Find out the motives for the linkerati being online; is it their job? Their hobby? Something they’re expert in? Perhaps offer to interview them to build up a relationship to post on your website in advance to figure out what they’re really passionate about – this will help with refining a pitch to them, even better when it’s a warm lead.
3. You’re Not Working Hard Enough
It’s simple enough. You haven’t worked hard enough. Now there may be some genuinely good reasons for that – family bereavement, hospitalization or some other horror – but most of the time it’s down the lack of effective work.
You probably need a to hire a link building trainer…
… or get on a diet of productivity tips from the99percent pronto!
It’s probably rooted in the fact that you’re not excited enough. You haven’t got a team around you grinning as you show them the latest update or the graphics back from the designer. You haven’t got a clear purpose why you’re creating a piece of linkbait. It’ll help to identify why your creating this linkbait and what it means to people involved – that can be motivating.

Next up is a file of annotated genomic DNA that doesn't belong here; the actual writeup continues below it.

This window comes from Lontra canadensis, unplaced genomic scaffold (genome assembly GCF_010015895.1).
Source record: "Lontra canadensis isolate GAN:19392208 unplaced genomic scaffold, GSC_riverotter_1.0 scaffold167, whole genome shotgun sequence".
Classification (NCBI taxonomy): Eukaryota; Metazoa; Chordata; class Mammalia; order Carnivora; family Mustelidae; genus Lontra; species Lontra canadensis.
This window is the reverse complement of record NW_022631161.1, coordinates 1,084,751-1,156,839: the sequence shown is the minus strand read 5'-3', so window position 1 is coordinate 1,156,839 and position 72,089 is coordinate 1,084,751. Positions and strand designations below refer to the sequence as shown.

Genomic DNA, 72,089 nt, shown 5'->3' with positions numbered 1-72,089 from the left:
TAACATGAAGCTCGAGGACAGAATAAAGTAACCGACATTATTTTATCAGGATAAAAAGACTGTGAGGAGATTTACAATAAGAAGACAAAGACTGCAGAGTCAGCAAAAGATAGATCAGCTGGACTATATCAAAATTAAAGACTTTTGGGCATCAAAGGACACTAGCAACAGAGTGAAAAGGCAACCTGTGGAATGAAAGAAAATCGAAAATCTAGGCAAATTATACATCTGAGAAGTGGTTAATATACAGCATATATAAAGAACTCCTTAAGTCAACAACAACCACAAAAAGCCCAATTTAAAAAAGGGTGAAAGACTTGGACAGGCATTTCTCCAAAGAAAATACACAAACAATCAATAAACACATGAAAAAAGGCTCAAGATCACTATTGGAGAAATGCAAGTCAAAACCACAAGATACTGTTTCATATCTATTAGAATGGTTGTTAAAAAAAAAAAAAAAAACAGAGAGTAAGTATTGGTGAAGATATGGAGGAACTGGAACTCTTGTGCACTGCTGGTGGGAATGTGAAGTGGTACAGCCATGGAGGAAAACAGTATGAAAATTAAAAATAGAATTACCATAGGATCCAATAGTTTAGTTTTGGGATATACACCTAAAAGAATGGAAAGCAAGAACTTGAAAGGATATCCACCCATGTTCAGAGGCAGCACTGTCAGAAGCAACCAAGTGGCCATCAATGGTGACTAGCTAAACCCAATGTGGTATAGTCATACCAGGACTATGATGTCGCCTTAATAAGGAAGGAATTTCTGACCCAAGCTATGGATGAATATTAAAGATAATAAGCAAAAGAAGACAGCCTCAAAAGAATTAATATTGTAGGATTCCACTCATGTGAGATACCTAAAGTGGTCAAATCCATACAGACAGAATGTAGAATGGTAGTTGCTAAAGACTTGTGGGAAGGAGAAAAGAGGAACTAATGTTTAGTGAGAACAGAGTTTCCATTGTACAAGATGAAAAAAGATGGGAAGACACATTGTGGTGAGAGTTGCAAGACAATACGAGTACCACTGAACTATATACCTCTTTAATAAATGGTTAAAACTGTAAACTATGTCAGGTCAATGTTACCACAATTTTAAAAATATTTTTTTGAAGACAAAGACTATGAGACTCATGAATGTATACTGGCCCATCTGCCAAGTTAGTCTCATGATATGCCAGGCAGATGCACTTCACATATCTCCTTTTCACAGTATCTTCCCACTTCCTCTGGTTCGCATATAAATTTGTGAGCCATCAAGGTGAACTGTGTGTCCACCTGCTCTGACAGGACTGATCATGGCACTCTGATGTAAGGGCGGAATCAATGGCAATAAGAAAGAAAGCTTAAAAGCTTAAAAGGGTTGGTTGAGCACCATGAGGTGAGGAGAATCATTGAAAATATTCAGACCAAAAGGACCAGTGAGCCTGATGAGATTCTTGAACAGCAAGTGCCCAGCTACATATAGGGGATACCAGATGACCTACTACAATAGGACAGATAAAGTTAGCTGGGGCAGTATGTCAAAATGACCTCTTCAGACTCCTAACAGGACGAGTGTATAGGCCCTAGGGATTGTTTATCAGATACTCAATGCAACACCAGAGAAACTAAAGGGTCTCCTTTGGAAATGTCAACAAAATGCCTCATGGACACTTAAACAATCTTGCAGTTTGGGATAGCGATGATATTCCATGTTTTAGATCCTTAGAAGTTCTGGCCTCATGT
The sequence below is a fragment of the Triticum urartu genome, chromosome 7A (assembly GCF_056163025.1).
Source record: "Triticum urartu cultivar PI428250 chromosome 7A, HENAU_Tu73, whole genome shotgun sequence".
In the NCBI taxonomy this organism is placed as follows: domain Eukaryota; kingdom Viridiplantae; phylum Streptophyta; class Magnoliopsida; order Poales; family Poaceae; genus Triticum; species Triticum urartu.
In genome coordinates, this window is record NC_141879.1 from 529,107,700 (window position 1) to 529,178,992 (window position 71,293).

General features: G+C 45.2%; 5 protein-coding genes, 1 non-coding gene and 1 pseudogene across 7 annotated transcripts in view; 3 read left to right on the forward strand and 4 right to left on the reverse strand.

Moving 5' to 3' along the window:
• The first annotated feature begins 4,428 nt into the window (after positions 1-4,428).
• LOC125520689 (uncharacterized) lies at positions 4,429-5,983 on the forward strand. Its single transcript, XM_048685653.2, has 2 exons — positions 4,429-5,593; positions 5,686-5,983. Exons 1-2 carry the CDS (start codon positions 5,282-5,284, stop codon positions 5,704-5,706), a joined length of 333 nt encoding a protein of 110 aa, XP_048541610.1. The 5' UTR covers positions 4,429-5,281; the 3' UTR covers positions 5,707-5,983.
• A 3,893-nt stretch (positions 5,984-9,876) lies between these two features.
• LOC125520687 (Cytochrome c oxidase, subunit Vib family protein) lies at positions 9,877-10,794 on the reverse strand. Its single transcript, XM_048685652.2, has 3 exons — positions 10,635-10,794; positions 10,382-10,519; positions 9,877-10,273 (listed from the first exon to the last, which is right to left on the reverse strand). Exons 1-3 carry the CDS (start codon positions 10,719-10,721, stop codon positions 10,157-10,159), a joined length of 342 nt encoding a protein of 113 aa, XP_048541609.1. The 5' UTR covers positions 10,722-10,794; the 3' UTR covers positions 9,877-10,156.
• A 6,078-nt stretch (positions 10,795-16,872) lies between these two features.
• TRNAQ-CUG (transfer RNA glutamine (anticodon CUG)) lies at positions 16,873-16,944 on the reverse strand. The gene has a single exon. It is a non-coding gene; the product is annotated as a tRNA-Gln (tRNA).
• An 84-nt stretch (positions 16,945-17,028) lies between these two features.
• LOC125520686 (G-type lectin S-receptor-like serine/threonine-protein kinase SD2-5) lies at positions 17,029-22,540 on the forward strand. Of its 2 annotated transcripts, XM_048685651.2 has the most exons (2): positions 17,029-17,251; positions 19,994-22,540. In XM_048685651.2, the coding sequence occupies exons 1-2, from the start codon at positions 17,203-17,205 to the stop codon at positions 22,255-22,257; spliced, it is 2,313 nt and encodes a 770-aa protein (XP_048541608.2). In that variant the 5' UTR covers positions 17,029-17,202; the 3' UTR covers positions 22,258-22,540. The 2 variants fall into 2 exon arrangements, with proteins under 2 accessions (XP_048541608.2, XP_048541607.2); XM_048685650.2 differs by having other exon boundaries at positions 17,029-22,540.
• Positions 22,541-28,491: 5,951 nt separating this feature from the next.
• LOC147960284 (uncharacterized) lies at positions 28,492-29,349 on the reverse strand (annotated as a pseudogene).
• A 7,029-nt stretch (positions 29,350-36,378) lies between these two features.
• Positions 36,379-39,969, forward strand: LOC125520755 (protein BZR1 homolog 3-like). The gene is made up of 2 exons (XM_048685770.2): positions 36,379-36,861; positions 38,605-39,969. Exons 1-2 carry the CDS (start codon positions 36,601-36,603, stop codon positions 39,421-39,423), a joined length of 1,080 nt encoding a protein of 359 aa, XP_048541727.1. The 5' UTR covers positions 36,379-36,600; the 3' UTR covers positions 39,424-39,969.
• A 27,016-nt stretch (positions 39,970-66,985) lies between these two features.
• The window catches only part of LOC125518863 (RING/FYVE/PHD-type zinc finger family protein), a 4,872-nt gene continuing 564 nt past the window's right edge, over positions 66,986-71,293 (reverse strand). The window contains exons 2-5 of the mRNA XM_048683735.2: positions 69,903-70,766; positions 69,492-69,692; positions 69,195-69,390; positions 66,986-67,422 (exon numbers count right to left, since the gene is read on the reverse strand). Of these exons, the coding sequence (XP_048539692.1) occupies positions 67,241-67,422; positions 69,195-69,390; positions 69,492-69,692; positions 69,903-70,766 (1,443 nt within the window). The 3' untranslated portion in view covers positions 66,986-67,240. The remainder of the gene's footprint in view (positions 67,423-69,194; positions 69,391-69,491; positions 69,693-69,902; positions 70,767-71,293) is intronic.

My Linkbait Gets Copied by Competitors
1. You’ve Got Nothing or Little Unique
You don’t have or you’re not using something that’s unique and can’t be copied. Use proprietry data, your own contacts or something else which competitors don’t have and can’t acquire easily. It’s only a really big problem if it’s cannibalizing your links and preventing you from reaching future link targets. If it isn’t though, don’t fret too much – use it as a link prospecting tool though for future.
2. You’re Not Thinking Creatively